Sign up for our newsletter and get the latest big data news and analysis.

Is Your Data FAIR? An Open Data Checklist for Success

In this special guest feature, Assaf Katan, CEO & Co-Founder of Apertio, the Open Data deep search engine, suggests that there are huge social and financial benefits that businesses and economies can realize if they can successfully leverage Open Data. Despite this, there are still some hurdles for data professionals to leap. A great way to start is to consider whether your data meets the criteria for what’s known as the FAIR principles. These are Findability, Accessibility, Interoperability and Reusability. Assaf is an accomplished executive and CEO with 20 years experience in both startup and corporate environments. Vast experience in leading strategic business initiatives, M&A, growth processes and transformations from planning to execution. Passionate about closing deals and desert hiking.

Many believe that data should be recognized as the ‘oil of the 21st century’, the world’s most valuable resource. This opinion is spreading, with 64% of more than 1,000 researchers who contributed to the State of Open Data Report in 2018 making their data available, compared to just 57% in 2016. There are huge social and financial benefits that businesses and economies can realize if they can successfully leverage Open Data. Despite this, there are still some hurdles for data professionals to leap.

A great way to start is to consider whether your data meets the criteria for what’s known as the FAIR principles. These are Findability, Accessibility, Interoperability and Reusability.

Findability

An essential tool for finding the data that professionals need is a single point of access to government data. A lot of data is available, but the distributed nature of the datasets means that many people simply don’t know where to start. Enriched use of metadata is one way to ensure that your data is findable. Metadata should be given globally unique identifiers that are persistent, registered or indexed within this single point of access. Taking this principle further, when your search engine can look within the metadata and the files themselves and not simply by publisher’s classifications, data professionals are far more likely to find what they’re looking for.

Accessibility

Once the data has been found, is it accessible to all? Data that needs a license to utilize, costs a premium or is limited to a subsection of the population cannot be truly called Open Data. Of course, some datasets are sensitive (such as health records or matters of ongoing security) and then there should be a protocol in place for authentication and authorization. Outside of this however, access should be given the highest priority for mass consumption. Where licensing or permissions are a factor, the steps for requesting and accessing the datasets should be available and simple to follow.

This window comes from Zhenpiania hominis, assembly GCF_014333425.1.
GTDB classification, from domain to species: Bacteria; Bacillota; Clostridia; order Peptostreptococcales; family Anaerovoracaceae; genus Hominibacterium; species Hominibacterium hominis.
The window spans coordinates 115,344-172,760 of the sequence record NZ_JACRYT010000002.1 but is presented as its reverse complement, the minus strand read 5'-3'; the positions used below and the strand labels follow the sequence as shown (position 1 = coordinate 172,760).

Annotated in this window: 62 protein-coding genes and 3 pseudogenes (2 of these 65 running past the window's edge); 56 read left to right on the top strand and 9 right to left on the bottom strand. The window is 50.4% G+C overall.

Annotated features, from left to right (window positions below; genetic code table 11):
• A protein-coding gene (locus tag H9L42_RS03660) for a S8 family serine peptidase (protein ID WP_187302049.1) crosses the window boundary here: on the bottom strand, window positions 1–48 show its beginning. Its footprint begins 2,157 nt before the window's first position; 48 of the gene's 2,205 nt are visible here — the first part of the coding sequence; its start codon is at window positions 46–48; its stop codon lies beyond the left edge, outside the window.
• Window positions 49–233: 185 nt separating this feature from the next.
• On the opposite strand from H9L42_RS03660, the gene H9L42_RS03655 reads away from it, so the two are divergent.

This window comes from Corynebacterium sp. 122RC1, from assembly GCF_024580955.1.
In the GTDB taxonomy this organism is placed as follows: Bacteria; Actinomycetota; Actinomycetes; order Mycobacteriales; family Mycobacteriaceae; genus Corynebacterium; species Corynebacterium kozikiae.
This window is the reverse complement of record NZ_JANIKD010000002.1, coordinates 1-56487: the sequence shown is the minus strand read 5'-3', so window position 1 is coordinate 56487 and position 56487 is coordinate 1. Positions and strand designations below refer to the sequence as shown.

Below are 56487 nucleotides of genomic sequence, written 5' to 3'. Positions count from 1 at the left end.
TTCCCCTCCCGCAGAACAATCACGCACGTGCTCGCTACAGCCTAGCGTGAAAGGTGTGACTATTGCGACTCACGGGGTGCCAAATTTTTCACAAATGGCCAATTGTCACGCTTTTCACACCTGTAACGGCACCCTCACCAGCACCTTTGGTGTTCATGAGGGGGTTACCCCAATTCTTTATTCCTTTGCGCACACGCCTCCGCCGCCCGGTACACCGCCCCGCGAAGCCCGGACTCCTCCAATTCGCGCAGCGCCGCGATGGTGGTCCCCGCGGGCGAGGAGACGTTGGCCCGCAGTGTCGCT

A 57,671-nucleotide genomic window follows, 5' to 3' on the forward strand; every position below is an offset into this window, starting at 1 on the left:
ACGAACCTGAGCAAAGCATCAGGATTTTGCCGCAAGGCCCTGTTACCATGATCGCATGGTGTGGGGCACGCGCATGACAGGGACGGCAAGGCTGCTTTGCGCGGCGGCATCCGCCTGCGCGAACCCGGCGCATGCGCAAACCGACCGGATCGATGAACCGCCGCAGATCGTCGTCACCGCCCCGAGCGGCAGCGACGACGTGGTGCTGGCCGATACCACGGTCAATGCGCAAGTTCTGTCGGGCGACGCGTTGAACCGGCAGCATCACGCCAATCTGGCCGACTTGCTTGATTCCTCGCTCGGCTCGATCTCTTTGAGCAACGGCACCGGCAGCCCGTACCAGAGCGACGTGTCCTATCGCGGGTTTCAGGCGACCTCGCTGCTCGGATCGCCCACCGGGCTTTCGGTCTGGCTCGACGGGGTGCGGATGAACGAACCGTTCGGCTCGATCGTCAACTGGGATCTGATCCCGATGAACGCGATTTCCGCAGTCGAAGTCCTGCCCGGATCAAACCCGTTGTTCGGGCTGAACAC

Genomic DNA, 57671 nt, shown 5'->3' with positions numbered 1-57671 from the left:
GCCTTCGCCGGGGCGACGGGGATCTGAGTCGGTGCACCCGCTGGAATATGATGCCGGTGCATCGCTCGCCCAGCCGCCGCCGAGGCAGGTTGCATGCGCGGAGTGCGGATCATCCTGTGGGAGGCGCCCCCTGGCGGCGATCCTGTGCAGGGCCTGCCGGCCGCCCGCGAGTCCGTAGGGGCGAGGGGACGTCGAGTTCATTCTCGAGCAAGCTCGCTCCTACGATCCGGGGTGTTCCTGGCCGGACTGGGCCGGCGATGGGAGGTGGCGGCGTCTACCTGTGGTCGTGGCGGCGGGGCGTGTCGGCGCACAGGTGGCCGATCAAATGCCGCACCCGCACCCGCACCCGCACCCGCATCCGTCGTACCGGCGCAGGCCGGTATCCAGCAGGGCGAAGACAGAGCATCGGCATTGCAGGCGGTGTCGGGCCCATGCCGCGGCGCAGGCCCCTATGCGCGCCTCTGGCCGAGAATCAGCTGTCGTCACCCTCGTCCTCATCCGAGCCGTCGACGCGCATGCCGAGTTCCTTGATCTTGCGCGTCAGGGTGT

Interoperability

This category discusses the way that the datasets can be used in conjunction with one another, or other services and institutions. Many governments or organizations use ‘one-off’ methods of data distribution or publishing, which can affect comparability and usefulness of the data itself. A shared language can help here, using vocabularies that are broadly applicable in each industry, and references to other similar datasets. Normalization of datasets and a shared method of downloading and viewing data side by side are also important.

Reusability

Open Data can only be reused if the information is verifiable, with clear direction for citations and detailed provenance. In studies of more than 115 countries, just 53% of Open Data can be categorized as ‘reusable.’ As we’ve said, the format itself should also be easily shareable or comparable with other datasets. This is a common problem for data professionals, for example where some governments share datasets in annual reports while others have no data, or datasets of averages over a longer time period. Smart search engines should be able to point you in the direction of comparable datasets or similar search parameters and results.

Taking FAIR Further

While the FAIR principles are not equal to the idea of Open Data, they are a great start for ensuring that data sets are available en-masse to the data professionals who need them. Looking deeper, Open Data search engines are expanding on their capabilities to allow data users to streamline their research even further.

These include factors like how to filter and sort the data search results, by source location or government, as well as by publisher categories. Some also allow you to view similar datasets alongside your original, or relate your findings with those of your peers to see what other data sources have been useful or comparable, and learn from their experience through their own comments.

Open Data looks to create a culture of transparency that can truly support both data users and publishers – but only if the data is both discoverable and usable. Working towards data sets that can be found and accessed, widely utilized and reused by professionals of all kinds is a huge task, but it has incredible potential benefits across our society and our economy at large.  A single point of access, smart search tools and following the FAIR principles are all good practice to help us get there.

 

Sign up for the free insideBIGDATA newsletter.

Leave a Comment

*

Resource Links: